On January 8, 2002, President George W. Bush signed into law the No Child Left Behind Act of 2001 (NCLBA). This legislation reauthorized, and provided major reform, to the Elementary and Secondary Education Act of 1965 (ESEA).
The Cold War and the Soviet Union’s successful launch of the Sputnik spacecraft in October 1957 brought calls for improvements to the nation’s educational system. In the early 1960s, President John F. Kennedy developed proposals to ensure that American students were competitive with students around the world. His proposals were intended to guarantee that students of every race, religion, and social standing would receive a good education. After Kennedy’s assassination, President Lyndon B. Johnson revised Kennedy’s proposals, and oversaw their introduction in Congress. Part of Johnson’s “War on Poverty,” ESEA was the most expansive federal education legislation ever passed. The bill passed with little debate and in only three months’ time.
ESEA provided federal funding for 90 percent of the nation’s public and parochial schools. Title 1, the law’s most important provision, provides guidelines for the education of “educationally disadvantaged” students. It also provides funds: more than 80 percent of the original appropriation under ESEA went to ESEA. In 2005, President Bush’s proposed budget for fiscal year 2006 asked for an appropriation of $13.3 billion for Title 1, a $4.6 billion, or 52 percent, increase for Title I since enactment of NCLBA. According to the Department of Education, 12.5 million students in public and private schools are served through Title I.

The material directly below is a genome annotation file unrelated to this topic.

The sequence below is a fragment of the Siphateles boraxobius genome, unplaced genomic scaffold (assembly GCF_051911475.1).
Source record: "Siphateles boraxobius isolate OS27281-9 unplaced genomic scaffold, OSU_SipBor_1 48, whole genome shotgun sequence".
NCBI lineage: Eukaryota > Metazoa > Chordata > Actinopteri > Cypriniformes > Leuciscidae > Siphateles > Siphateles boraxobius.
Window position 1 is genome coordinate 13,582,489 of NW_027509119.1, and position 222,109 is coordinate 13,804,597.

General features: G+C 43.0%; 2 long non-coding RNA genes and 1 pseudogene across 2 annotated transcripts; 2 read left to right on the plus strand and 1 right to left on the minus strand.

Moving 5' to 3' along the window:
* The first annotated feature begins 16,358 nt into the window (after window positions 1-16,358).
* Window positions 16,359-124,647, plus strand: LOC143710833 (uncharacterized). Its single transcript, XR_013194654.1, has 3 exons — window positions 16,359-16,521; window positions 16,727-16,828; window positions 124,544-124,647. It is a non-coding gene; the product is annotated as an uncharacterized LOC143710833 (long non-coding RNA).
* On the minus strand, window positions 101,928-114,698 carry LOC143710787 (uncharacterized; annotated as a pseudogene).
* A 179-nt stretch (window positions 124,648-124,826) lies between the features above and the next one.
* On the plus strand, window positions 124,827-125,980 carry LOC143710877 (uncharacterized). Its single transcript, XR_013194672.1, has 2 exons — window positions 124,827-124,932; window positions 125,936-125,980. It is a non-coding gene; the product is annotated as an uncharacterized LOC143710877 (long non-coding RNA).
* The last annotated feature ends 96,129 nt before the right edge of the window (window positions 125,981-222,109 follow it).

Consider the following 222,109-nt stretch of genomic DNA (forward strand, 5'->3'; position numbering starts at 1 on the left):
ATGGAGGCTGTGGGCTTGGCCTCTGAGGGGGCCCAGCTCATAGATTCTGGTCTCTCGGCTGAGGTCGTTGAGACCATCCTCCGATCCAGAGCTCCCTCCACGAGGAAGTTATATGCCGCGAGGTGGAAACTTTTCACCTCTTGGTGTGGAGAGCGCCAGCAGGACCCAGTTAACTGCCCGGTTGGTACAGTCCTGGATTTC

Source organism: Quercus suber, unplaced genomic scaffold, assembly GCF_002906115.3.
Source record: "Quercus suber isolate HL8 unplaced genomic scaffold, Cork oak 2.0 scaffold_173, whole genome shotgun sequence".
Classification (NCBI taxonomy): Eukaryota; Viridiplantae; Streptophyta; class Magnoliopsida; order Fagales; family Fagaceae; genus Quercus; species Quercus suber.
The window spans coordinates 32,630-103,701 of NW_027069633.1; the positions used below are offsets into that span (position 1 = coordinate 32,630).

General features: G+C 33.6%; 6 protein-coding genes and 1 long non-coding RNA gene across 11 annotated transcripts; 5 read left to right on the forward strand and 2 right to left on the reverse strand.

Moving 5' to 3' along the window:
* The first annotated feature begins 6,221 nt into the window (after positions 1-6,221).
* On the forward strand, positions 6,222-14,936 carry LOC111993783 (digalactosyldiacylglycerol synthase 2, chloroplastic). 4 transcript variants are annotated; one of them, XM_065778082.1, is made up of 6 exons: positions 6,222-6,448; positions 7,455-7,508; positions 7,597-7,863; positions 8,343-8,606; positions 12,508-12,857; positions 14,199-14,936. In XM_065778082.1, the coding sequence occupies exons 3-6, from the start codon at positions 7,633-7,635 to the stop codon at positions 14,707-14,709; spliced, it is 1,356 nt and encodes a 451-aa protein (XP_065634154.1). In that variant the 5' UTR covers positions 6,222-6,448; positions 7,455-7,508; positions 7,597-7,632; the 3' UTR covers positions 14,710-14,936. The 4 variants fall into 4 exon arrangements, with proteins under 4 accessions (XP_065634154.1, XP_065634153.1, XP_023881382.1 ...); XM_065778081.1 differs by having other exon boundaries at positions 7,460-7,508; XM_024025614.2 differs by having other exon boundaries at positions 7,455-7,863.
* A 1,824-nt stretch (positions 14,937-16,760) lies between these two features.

Part of ESEA’s legacy has been controversy. Prior to ESEA, educational policy decisions had been almost exclusively in the hands of state and local governments. Critics have charged that the federal government has become too involved in regulating educational matters better left to local school districts. The federal government now provides approximately seven percent of the total funding for elementary and secondary schools.
Critics of ESEA have also charged that Title 1 has done little to raise student performance, because it did not mandate accountability for academic results. No Child Left Behind was crafted to address that issue. According to Congress, the two goals of NCLBA are accountability for schools and teachers, and closing the achievement gap for students of lower socioeconomic backgrounds, “so that no child is left behind.” No Child Left Behind’s lofty and worthy goals brought it broad bipartisan support in Congress, but its implementation has engendered considerable controversy.